At a City Council meeting set for 6 p.m. Monday, officials will consider installing four-way stop signs at the Healdsburg Avenue intersection to prevent further injury.

"Something has to be done," City Manager Paul Cayler said.

Andrade and Torres, Washington School seventh-graders, were crossing at the intersection south of Citrus Fair Drive on their way to a friend's house with another friend, Jasmine Gonzalez, shortly before 7 p.m. Thursday when they saw a northbound pickup approaching.

Spread out somewhat as they crossed single-file west to east and into the darker, northbound lane, they noticed a northbound Ford Ranger pickup heading toward them, Torres and Gonzalez said Friday.

But they all assumed it would stop, they said.

It didn't.

The driver, James Livingston McGiffin, 75, later told police he didn't see the youths as they crossed the wide boulevard, police Sgt. Keith King said.

"I thought he was going to stop," Torres said. "I don't know; I just saw bright lights."

Torres was knocked to the ground and lost consciousness, but his cousin, walking in the middle of the group, bore the brunt of the impact, and was screaming in pain, drawing scores of trick-or-treaters and other onlookers, residents said.

Gonzalez, 13, said she was stunned by what happened but was aware of McGiffin jumping from the truck and instructing whoever could hear him to call 911.

"It was right in front of me, and I didn't know what to do," Gonzalez said. She dialed 911 and then ran to Andrade's home in the center of town to alert his mother.

Police and more than a dozen firefighters, most from the fire station just about 100 yards away, rushed to the scene to help.

Torres was taken by ambulance to Healdsburg District Hospital, while Andrade was airlifted to Children's Hospital, where about 25 family members had gathered by Friday, his aunt said.

He appeared not to have suffered any serious brain injury beyond the concussion, she said. Doctors so far have indicated he should recover from the leg injuries, though "it's not going to be easy," Jauregui said. "There's going to be a lot of follow-up work."

Police said McGiffin was cooperating fully with the investigation, and said there were no indications he had been drinking, speeding or using a cell phone.

But King said it was unclear why he didn't see the kids, who were among many out Halloween night.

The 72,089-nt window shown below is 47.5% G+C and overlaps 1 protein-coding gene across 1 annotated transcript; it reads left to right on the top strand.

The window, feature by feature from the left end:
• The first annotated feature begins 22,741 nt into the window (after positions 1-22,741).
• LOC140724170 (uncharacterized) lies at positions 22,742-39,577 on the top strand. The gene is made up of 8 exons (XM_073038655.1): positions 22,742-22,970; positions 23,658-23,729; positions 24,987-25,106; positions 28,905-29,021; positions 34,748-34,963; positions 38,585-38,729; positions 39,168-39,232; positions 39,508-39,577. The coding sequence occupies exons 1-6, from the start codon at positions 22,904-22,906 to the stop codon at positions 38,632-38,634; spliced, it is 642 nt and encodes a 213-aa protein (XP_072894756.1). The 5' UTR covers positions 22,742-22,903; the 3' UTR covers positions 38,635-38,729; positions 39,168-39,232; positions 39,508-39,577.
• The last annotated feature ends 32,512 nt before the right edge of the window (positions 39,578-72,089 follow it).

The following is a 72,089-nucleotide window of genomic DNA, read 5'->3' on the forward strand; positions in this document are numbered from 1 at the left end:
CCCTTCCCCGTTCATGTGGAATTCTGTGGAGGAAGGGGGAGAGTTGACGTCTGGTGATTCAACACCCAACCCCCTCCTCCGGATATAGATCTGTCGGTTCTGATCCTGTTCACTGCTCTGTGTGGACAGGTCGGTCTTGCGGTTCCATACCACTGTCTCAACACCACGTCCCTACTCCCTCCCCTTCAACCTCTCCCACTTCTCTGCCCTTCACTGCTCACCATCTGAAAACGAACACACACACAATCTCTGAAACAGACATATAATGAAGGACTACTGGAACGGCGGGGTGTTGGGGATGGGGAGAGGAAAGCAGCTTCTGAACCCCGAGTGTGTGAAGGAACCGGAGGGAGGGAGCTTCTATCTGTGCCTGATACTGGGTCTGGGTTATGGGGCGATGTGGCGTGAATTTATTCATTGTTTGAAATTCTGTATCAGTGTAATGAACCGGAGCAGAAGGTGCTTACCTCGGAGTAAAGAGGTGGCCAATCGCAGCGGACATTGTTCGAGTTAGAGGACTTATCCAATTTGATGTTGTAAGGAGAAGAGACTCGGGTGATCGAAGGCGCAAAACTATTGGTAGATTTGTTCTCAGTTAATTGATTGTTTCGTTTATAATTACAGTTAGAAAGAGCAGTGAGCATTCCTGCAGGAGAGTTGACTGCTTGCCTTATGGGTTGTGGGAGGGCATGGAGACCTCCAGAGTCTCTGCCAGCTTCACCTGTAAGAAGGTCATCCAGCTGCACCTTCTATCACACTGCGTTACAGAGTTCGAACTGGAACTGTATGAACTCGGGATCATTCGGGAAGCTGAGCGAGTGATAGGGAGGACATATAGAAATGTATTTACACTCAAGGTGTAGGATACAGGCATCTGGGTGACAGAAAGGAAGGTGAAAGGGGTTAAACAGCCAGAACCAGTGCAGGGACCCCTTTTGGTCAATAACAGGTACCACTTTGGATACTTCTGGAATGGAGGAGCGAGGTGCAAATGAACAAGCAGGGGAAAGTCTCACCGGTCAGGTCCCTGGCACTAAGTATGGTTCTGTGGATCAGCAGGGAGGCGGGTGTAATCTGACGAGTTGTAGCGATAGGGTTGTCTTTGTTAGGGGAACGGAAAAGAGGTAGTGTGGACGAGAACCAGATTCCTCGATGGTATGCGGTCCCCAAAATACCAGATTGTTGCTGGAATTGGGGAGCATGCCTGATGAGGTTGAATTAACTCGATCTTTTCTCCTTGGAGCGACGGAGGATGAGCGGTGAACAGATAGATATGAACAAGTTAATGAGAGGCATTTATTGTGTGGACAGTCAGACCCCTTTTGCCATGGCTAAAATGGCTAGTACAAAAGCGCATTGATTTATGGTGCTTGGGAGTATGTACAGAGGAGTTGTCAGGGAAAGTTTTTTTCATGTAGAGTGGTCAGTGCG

The crosswalk is marked with hash-marks and the streetlights on the west side of the intersection were working, he said.

But there is no light directly over the east side of the intersection, on the northbound side, and residents say it's just too dark to be safe.

"You have to be really, really careful," said Brian Leeland, who lives on the southeast corner and sometimes walks over to the market across the boulevard. "The light is not good."

After Maria Ponce's death from injuries in a crash there in July, about 60 of her family and friends beseeched the City Council to do something to improve safety at the intersection, in part because of its long accident record.

The city has since had an engineering firm assessing the crossing and potential improvements. But having a fifth incident within a year altered the calculation needed to justify a four-way stop, Cayler said.

"We don't have the money, the time, or the design to have a traffic signal installed right now," a project that would likely run around $250,000 or more, Cayler said. "A four-way stop is what we can do right now to make an improvement."

On Friday, the city took the first step by installing a flexible, fluorescent sign in the center of the boulevard alerting motorists to the crosswalk.

The City Council meeting will begin at 6 p.m. Monday at the Cloverdale Performing Arts Center following a closed session at 5 p.m. Spanish translation will be available.

(You can reach Staff Writer Mary Callahan at 521-5249 or mary.callahan@pressdemocrat.com.)